Updated: Sep 8
Out of sight, out of mind?
This is a real concern for the modern workplace and one that needs to be addressed before catastrophic problems arise - think lawsuits, reputation and more!
For many years, offices around the world have been plagued by a culture that promotes those who work hard and put in all the hours. Such employees diligently arrive before anyone else and tend to stay late into the evening. They believe that working hard will pay off - eventually.
Of course, this is not applicable to every single person who was ever promoted - but largely, it happens. Time to shine a light on this!
The overworking badge of honour is becoming a thing of the past and generations in the workplace today are more tuned into mental health and overall wellbeing than any other generation before them.
Work life balance is no longer a relevant turn of phrase or needed to be said.
Life, simply is - life. Everything is fluid and connected.
Throughout the pandemic, we came to realise a few things
Work is not everything and overworking is not cool
Health & Family are truly the most important thing we have
Work and family can co-exist (even if it's tricky at first)!
With many offices choosing to opt for a hybrid working model we will expect to see greater flexibility in how each person approaches their work.
Is there a need for a standard 40hr contract for example?
Let's be real - most people work until the job in hand is done - so if that is a few hours each day or 12 hours a day, you can almost be rest assured that those with integrity will simply get the job done.
Working from home means that parents get to enjoy their family time that little bit more.
Bye bye horrendous commute and loss of precious time.
However, working from home also means that employees physical presence is lacking compared to pre-pandemic habits.
Yes, employees are connected digitally, yes they are seen and heard via whatever platform each business is using. But as soon as 'end call' is pressed everyone becomes 'out of sight, out of mind'
Being out of sight to your bosses could be detrimental to career progression.
Think about this:
Senior leadership are highly likely to be in the office at least 50% of the working week. Many will be there almost 100% of the time.
They want to meet together, work in an environment where they feel they can work and lead at their best - for many in executive roles, working from home can hamper productivity and the creative process.
If an employee is mid-career or climbing the corporate ladder they are likely to be enjoying working from home - no commute, extra time to spend with partner/kids, work on some home improvements! The pandemic was an opportunity to perfect the indoors, so much so, that leaving the home has become an anxious event for some people.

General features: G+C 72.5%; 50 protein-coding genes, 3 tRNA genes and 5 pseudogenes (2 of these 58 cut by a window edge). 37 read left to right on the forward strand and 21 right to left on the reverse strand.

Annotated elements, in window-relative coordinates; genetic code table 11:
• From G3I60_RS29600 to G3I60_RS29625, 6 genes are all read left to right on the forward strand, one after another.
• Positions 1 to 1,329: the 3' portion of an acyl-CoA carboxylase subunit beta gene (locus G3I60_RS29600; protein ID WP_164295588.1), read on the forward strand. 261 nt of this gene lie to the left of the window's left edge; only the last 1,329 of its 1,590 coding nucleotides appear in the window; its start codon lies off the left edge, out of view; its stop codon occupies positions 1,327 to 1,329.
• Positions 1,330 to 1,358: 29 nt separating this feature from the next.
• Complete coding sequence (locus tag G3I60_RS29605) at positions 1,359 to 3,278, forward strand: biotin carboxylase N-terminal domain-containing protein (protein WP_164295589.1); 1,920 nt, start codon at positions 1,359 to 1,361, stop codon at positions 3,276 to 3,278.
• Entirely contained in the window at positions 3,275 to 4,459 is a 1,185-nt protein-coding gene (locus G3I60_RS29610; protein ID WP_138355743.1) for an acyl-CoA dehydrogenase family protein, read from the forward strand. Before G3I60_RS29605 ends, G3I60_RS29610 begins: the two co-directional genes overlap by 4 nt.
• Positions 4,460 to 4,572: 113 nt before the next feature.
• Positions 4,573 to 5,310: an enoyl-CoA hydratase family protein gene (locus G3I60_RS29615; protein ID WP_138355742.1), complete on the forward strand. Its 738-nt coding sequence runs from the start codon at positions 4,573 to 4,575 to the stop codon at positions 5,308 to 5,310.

Did you hear about post pandemic anxiety of returning to work?
Businesses should not ignore this.
People got used to a new normal - and they liked it. Alot.
So what will now happen with promotions?
Imagine this - 2 employees in a similar role, both have similar skills and a fair amount of tenure.
The first employee works from home 4/5 days and only pops into the office on a Monday.
The second employee works from home 1/5 days and is in the office Mon-Thurs.
Their boss is in the office 5 days a week.
Which employee gets to build more rapport?
Which employee gets to have interactions in the corridor?
Which employee occasionally eats a lunch with their boss?
Which employee strolls to the carpark or shares a lift with said boss?
All of these small interactions and moments of connection leads to one outcome.
This visible employee is favoured, quite simply because they are - visible!
Look, I know it sucks but it's a (tough) reality I think we all need to understand.
Think about this - you're at a party, the food is looking great. You help yourself to some garlic prawns, feta salad and some other bits too.
Then you find out there is more food in the back - but, you're not so bothered, you have everything you want right in-front of you!
Does this mean that mid-management and employees wanting to achieve career progression will essentially be forced back into the workplace to be seen and considered?
Does working from home show less care or commitment to the business?
Unfortunately there are a broad set of leaders who enforce office working - it is masked as 'this is your contracted place of work' when in fact, it's because they like to see employees and/or control the workforce.
This leadership of yesterday will come crashing down. The modern employee wants flexibility, top talent will leave businesses that cannot offer this.
Does career progression come with personal sacrifice?
Are you expected to be seen?
Is it worth it?
One thing is for sure - the workplace is evolving rapidly and with anything, to survive and thrive, everyone simply must adapt.
How well can this be done? Time will tell.